Different members of different ant colonies have distinct roles to protect the colony’s survival.  In research by Stroeymeyt of the University of Bristol and published in Science in 2018, researchers used tiny digital tags to track the movements of common garden ant colonies during an outbreak of the lethal fungus, Metarhizium brunneum. 

The spores of this fungus are passed from ant to ant through physical contact – it takes one to two days for the spores to penetrate the ant’s body and cause sickness, which is often fatal.  The delay between this exposure and sickness allowed the trial to see whether ants changed their social behaviours in the 24 hours after they first detected fungal spores in their colony but before the fungus-exposed ants showed signs of sickness.  It was found that when the researchers applied fungal spores directly to a subset of forager ants that regularly leave the colony as compared with controlled colonies where foragers were dabbed with a harmless sterile solution, ants in the fungus exposed colonies started rapid and strategic social distancing after treatment.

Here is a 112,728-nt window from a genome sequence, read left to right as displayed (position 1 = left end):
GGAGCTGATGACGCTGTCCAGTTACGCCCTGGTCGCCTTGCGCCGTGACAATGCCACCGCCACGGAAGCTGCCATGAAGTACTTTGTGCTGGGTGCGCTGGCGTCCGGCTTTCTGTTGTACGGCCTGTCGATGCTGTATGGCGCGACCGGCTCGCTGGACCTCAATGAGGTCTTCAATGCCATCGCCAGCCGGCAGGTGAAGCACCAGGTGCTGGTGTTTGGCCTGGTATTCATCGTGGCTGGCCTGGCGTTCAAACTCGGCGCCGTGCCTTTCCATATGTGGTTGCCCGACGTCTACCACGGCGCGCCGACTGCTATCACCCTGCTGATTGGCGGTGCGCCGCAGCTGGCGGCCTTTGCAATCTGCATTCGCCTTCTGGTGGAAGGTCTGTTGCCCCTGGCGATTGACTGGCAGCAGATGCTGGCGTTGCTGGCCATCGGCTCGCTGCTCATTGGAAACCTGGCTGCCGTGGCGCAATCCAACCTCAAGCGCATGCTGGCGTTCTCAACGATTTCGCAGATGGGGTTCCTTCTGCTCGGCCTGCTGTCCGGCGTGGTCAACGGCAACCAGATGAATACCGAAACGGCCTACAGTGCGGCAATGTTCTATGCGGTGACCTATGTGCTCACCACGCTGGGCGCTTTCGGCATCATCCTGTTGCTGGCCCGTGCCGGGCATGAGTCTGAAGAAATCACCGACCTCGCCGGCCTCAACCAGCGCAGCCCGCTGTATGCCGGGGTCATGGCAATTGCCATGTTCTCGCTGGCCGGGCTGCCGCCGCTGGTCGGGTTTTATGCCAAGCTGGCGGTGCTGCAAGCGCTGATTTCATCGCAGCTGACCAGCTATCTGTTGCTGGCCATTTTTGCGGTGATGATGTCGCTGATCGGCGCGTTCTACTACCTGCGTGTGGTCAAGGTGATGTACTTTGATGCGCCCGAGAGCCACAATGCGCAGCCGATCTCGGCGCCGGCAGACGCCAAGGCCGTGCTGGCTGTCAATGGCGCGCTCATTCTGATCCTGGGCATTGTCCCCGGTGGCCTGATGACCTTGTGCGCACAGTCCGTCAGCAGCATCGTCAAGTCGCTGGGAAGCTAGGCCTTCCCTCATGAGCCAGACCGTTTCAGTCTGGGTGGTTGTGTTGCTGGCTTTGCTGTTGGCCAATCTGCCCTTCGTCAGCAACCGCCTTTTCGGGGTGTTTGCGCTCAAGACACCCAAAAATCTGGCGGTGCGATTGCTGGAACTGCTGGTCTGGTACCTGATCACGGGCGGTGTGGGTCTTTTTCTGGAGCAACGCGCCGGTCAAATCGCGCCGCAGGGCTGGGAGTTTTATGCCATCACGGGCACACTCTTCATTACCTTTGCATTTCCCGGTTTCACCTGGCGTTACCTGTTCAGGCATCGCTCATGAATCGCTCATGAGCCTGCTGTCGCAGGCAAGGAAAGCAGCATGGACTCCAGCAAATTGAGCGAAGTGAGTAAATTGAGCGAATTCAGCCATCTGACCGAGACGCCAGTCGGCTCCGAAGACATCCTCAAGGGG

Within 24 hours these forager ants had self-isolated by spending more time away from the colony compared with the control group of foragers.  Uninfected foragers, which interact frequently with other foragers that might carry disease, kept their distance from the colony when disease was present. This prevented them from inadvertently putting the reproductively valuable colony members, the queen and nurses that care for the brood, at risk.  The nurses also took action by moving the brood further inside the nest and away from the foragers once the fungus was detected in the colony.  This strategic social distancing was so effective that all queens and most nurses from the study colonies were still alive at the end of the experimental outbreaks.